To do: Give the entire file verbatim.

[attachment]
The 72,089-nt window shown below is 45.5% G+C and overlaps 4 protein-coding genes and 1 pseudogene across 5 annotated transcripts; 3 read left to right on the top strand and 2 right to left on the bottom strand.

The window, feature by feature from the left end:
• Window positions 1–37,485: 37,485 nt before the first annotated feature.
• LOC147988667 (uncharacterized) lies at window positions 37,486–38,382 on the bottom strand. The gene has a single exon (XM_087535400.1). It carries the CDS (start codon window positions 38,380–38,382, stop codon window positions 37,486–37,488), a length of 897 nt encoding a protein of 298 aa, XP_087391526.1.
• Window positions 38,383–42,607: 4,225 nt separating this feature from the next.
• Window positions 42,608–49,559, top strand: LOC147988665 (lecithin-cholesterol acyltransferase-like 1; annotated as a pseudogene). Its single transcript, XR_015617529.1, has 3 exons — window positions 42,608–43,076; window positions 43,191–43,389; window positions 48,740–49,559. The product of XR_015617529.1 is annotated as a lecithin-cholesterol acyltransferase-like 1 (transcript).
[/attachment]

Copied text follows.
The 72,089-nt window shown below is 45.5% G+C and overlaps 4 protein-coding genes and 1 pseudogene across 5 annotated transcripts; 3 read left to right on the top strand and 2 right to left on the bottom strand.

The window, feature by feature from the left end:
• Window positions 1–37,485: 37,485 nt before the first annotated feature.
• LOC147988667 (uncharacterized) lies at window positions 37,486–38,382 on the bottom strand. The gene has a single exon (XM_087535400.1). It carries the CDS (start codon window positions 38,380–38,382, stop codon window positions 37,486–37,488), a length of 897 nt encoding a protein of 298 aa, XP_087391526.1.
• Window positions 38,383–42,607: 4,225 nt separating this feature from the next.
• Window positions 42,608–49,559, top strand: LOC147988665 (lecithin-cholesterol acyltransferase-like 1; annotated as a pseudogene). Its single transcript, XR_015617529.1, has 3 exons — window positions 42,608–43,076; window positions 43,191–43,389; window positions 48,740–49,559. The product of XR_015617529.1 is annotated as a lecithin-cholesterol acyltransferase-like 1 (transcript).